Depletion of the ozone layer (stratosphere) that shields the earth from the Sun’s UV rays can result in greater levels of sunburn, skin cancer & enhanced phototoxicity and photosensitivity (‘sun allergy’) reactions which are immune system reactions that are triggered by sunlight. These occur in individuals taking certain medications (diuretics, some antibiotics, and oral contraceptives) and using sun screens when working outdoors e.g. farmers, fishermen and workers in construction, road maintenance, landscaping, and horticulture sectors, as well as lifeguards. Heat stress also impacts on the hydration levels of the skin. The less hydrated the skin is the more sensitive it is to irritants in the workplace possibly leading to irritant contact dermatitis. The NIOH skin clinic can perform measurements of the trans-epidermal water loss of the skin. Many outdoor workers may be affected and some in remote and hot parts of the country are particularly vulnerable.
Waterborne and vector borne pathogens
Waterborne diseases are caused by a variety of microorganisms and biotoxins which lead to devastating illnesses such as cholera, schistosomiasis and other gastrointestinal problems. Outbreaks of waterborne diseases often occur after severe precipitation events (e.g. rainfall, snowfall) which result in elevated waterborne disease burden. Climate change is likely to increase diarrheal disease incidence worldwide, and extreme weather conditions may also complicate already inadequate prevention efforts. Although South Africa has prevention and treatment strategies for waterborne diseases, the prevalence is fairly low possibly due to underreporting, lack of standardised diagnostic approaches and understanding of the impact of climate change on these diseases.
The prevalence of vector-borne and zoonotic diseases could increase, according to predictions made in connection with climate change. Higher temperatures would change incubation rates, transmission seasons, and geographic distributions of vector insects (ticks and mosquitoes) and disease-carrying animals; and the rise in temperatures would facilitate the development or introduction of new pathogens or disease vectors in livestock. This is likely to the incidence of infectious diseases and the appearance of new vector-borne diseases. Environmental emergency responders, entomologists, and people who perform necropsies on animals, or who handle possibly infected tissues or fluids are also at risk.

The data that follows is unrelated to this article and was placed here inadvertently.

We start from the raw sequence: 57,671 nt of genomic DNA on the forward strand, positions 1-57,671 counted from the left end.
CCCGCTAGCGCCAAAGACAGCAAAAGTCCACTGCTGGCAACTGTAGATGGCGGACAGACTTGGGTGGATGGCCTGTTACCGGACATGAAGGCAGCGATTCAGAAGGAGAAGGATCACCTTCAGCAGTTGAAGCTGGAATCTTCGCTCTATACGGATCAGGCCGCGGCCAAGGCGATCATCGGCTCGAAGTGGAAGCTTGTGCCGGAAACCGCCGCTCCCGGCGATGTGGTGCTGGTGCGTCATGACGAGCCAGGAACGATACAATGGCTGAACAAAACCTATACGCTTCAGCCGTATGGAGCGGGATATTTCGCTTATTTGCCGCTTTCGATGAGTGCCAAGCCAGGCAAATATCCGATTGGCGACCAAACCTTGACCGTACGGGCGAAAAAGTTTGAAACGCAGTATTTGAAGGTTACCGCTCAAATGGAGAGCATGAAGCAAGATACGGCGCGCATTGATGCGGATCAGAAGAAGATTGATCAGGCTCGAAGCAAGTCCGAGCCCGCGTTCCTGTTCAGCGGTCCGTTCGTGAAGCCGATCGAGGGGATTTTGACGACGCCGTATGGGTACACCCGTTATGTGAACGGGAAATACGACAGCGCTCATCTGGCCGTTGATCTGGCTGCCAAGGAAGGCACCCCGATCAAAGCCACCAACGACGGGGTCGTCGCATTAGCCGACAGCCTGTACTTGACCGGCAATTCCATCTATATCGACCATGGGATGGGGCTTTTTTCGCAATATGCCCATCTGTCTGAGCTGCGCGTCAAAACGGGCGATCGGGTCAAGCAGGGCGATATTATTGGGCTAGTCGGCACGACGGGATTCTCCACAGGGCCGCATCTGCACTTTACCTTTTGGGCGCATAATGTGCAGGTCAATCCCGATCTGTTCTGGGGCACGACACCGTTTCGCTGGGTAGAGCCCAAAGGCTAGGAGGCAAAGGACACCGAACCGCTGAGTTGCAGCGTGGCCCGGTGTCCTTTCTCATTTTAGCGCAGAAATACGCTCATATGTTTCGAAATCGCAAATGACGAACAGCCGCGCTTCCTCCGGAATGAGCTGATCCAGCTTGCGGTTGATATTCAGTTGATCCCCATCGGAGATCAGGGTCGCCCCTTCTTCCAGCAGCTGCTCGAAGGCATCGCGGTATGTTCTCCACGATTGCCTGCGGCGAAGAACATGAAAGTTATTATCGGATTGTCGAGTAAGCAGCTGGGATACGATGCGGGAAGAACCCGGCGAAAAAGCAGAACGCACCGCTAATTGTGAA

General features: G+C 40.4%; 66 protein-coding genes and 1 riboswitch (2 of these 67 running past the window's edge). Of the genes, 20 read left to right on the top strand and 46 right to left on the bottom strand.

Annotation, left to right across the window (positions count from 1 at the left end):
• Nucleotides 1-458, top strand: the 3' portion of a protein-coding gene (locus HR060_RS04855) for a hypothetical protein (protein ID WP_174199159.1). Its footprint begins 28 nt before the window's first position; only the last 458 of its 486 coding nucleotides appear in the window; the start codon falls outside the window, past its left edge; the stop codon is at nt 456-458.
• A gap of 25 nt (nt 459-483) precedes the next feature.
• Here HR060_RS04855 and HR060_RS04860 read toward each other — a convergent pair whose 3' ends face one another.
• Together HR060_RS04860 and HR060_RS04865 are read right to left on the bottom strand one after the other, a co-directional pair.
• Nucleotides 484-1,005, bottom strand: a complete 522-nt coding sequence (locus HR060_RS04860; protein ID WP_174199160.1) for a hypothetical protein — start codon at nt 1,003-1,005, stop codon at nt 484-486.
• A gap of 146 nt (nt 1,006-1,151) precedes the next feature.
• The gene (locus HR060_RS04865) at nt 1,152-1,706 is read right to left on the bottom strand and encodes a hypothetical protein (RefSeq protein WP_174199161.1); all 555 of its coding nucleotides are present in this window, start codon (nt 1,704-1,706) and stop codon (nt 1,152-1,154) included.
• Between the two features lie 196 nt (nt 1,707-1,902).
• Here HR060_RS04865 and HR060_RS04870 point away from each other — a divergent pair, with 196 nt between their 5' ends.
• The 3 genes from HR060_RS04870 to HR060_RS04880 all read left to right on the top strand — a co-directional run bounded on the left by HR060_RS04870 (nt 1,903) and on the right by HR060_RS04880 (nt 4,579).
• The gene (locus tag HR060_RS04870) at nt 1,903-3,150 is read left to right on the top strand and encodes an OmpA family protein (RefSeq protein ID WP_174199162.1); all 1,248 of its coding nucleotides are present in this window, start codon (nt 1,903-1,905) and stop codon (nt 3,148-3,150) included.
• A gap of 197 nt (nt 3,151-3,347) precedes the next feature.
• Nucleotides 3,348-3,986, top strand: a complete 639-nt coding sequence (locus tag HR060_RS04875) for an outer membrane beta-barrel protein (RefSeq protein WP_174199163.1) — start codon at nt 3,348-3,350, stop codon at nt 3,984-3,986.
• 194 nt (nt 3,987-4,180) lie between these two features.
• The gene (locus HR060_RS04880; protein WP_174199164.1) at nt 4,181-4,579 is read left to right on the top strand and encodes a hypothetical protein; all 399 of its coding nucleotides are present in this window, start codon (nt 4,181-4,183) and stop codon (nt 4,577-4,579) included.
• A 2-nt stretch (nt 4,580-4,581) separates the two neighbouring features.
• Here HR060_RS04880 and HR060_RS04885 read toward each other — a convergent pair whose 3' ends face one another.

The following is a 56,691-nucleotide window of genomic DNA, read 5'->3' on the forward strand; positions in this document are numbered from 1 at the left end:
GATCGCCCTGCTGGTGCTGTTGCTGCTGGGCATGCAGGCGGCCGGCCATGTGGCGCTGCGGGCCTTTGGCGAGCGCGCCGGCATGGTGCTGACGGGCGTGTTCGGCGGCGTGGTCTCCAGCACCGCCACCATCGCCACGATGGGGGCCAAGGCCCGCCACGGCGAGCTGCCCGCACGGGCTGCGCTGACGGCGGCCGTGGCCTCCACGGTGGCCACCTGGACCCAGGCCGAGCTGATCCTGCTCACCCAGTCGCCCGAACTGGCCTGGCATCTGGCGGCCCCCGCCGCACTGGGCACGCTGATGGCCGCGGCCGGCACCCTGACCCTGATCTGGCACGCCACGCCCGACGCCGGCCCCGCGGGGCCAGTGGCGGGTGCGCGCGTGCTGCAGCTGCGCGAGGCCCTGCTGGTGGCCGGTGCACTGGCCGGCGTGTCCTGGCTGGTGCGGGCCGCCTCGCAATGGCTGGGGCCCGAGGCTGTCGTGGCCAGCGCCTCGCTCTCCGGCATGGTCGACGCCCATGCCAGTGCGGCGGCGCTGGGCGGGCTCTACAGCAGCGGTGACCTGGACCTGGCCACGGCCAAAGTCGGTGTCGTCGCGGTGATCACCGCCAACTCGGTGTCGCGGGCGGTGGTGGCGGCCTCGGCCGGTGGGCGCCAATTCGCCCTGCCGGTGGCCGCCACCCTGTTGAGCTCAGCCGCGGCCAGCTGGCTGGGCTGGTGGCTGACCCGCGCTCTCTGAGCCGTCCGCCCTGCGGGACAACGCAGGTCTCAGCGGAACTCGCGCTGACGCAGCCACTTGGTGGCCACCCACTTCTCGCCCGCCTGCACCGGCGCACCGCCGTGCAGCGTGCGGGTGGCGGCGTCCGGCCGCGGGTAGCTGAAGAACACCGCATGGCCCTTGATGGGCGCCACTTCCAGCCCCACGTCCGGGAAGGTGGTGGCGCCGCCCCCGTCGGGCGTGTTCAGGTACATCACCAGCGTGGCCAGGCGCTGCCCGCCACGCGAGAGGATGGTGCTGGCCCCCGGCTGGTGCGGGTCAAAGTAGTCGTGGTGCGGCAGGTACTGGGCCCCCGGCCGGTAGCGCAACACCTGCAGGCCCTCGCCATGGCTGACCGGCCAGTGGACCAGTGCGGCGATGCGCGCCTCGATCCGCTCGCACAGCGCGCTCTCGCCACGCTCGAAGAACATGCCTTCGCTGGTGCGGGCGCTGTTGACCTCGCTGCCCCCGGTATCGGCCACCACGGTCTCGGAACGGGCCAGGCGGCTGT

Gaps and future research
Through health risk assessments and intervention studies potential occupational health threats can be brought to the attention of policy makers early and help inform policies to reduce the adverse impacts of climate change.
– Assess current and future risks related to aeroallergens and microbial diseases
– Assess skin dehydration and photosensitivity in outdoor workers during extreme heat episodes.
– Evaluate and monitor exposures and health risks of hazardous biological contaminants including allergens likely to be increasingly released due to climate change and its effect on workers health
– Improve understanding of harmful microbial blooms as well as the biotoxins in water distributions systems and potential health affects to workers
– Awareness on the impact of reuse of water storage tanks due to drought conditions (leaching of chemicals)
Services we offer
– Conduct to diagnose new exposures including allergens and conduct indoor air assessments
– Conduct awareness campaigns to make workers and health professionals aware of the effects on climate on their health
– Develop measures for raising awareness and informing workplaces (workers and employers) of the potential disease risks associated with climate change